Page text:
The U.S. has managed such evacuations before. As the Vietnam War was ending, the U.S. evacuated 111,000 Vietnamese to Guam in. America also evacuated to Guam in the 1990s. Once the evacuees were there, the State Department vetted their applications for asylum in the U.S. The Afghans deserve a similar process. This would require extensive airlifts out of Afghanistan as well as temporary housing on the military base at Guam. Michael San Nicolas, the current delegate from Guam, has committed to such an effort, despite concerns among his constituents about an influx of refugees fueling the spread of COVID-19. He is among the signatories of the White House letter.
Taliban aversion to peace talks could imperil U.S. diplomats and interpreters after military leaves
Taliban officials do not appear to want to negotiate a peace deal with the U.S.-backed central government, according to a senior American general, raising questions about the security of Western officials and their interpreters as they withdraw NATO forces. © Rahmat Gul /AP Afghan soldiers patrol outside their military base on the outskirts of Kabul, Afghanistan, Sunday, May 9, 2021. By Sept. 11 2021, at the latest, the remaining U.S.and allied NATO forces will leave Afghanistan, ending nearly 20 years of military engagement.
Yet no evacuation can happen without a formal directive from the White House. Thus far, that directive has proved elusive. The Biden administration has, as of yet, not made evacuation a priority. As Representative Jason Crow, a former U.S. Army Ranger and the other co-chair of the group, told me, “Our interpreters lived with us, fought with us, and some died with us. Without them, many of us also would not have come home.” Leaving those who worked with us behind would not just be a moral catastrophe, it would certainly undermine American credibility abroad, a point the signatories of the June 4 letter addressed explicitly. “If we fail to protect our allies in Afghanistan,” they wrote, “it will have a lasting impact on our future partnerships and global reputation, which will then be a great detriment to our troops and the future of our national security.”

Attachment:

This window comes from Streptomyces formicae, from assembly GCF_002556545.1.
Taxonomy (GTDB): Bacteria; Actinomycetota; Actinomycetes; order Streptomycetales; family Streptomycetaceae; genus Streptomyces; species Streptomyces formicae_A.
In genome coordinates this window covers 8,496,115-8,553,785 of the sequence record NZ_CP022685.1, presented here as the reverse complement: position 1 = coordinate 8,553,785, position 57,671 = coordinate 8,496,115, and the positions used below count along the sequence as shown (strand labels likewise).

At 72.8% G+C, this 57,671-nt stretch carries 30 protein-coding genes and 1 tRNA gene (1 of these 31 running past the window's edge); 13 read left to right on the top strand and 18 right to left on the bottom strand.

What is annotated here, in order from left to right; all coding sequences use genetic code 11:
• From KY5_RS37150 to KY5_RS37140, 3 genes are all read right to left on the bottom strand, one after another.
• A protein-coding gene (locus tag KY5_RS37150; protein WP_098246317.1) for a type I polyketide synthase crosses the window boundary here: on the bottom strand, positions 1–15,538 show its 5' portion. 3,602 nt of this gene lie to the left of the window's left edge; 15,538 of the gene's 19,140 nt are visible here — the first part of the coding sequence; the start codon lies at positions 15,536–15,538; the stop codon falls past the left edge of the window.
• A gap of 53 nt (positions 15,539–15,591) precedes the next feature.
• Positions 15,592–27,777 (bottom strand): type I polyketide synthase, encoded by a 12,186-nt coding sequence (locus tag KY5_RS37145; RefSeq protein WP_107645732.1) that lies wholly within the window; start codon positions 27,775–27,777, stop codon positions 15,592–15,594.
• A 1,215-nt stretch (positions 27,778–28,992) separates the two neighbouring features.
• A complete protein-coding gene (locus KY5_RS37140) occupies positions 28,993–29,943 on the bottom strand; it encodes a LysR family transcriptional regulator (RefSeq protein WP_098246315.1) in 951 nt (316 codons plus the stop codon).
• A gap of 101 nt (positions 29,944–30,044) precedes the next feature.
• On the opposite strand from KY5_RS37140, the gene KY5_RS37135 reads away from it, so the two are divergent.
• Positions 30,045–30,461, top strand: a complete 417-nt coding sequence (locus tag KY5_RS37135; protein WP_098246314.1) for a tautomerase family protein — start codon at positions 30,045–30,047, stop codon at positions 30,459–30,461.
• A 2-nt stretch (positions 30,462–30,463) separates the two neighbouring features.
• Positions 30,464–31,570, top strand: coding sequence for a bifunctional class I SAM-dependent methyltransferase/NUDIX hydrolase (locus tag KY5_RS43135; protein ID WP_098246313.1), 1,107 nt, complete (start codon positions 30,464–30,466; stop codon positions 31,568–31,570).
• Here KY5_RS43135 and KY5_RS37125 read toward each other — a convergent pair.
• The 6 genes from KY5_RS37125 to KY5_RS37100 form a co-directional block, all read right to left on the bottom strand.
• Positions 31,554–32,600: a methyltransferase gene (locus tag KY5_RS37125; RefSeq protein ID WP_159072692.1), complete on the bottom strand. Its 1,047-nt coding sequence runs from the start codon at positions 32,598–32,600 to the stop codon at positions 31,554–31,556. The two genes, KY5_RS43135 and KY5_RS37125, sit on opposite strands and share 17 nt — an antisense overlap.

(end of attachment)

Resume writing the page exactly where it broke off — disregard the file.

The administration still has time to act. When I asked Crow whether he thought the Departments of Defense and State could logistically conduct an evacuation to Guam or another U.S. territory on short notice, he was unequivocal: “If the military is given the order by the White House, the military is prepared to accomplish that. That’s not conjecture by me, that’s what the military has said.”
Senators introduce bill to improve visa program to protect Afghan interpreters who helped US
A bipartisan group of senators has introduced legislation aimed at improving the Afghan special immigrant visa (SIV) program amid a growing push from lawmakers, veterans and advocates to ensure that Afghan interpreters and others who helped the United States are protected once US troops fully withdraw from Afghanistan. © Joe Raedle/Getty Images A U.S. Marine (C) talks through his interpreter (L) to an Afghan man during a patrol on July 6, 2009 in Mian Poshteh, Afghanistan. The bill introduced Thursday by Sens.
And if the timeline does prove to be too short for such an effort, then the answer is simple: Move the deadline. The September 11 deadline has, since its inception, been arbitrary, of arguably no military significance, a gimmicky way to add symmetry to an asymmetrical conflict. This anniversary should not dictate the timing of our withdrawal, especially if our rush does not allow us to evacuate our partners and allies.
When I mentioned the possibility of an evacuation to Ali on the phone, he didn’t say much. For the past three years, his younger brother has been trying to secure a visa. His brother is now in; American troops pulled out of the city in mid-May, leaving him and other partners behind. Ali told me that his brother had recently sent him a statement by the Taliban, in which the group announced its plan to offer clemency to interpreters and others who worked for the Americans. “Really?” I asked. “Yes,” he said. “So long as the interpreters repent and admit that they betrayed the Afghan people.” When I asked what he thought of the Taliban offer, he laughed and said, “These days, I’d hesitate to take anyone at their word.”
Senator who votes with Democrats wants Biden's 'hair on fire' to get interpreters out of Afghanistan .
A senator who typically sides with Democrats is pressing President Joe Biden to do more to help Afghan interpreters who assisted U.S. forces there get out of the country, and possible harm, before American forces depart this summer. © Provided by Washington Examiner "I want the White House's hair on fire" over the pressing need to ensure Afghans' safety, Sen. Angus King, an independent from Maine, told reporters. "The time is short and getting shorter all the time." There are some 18,000 special visa applications from Afghan citizens awaiting processing, a backlog that could take some time to ease.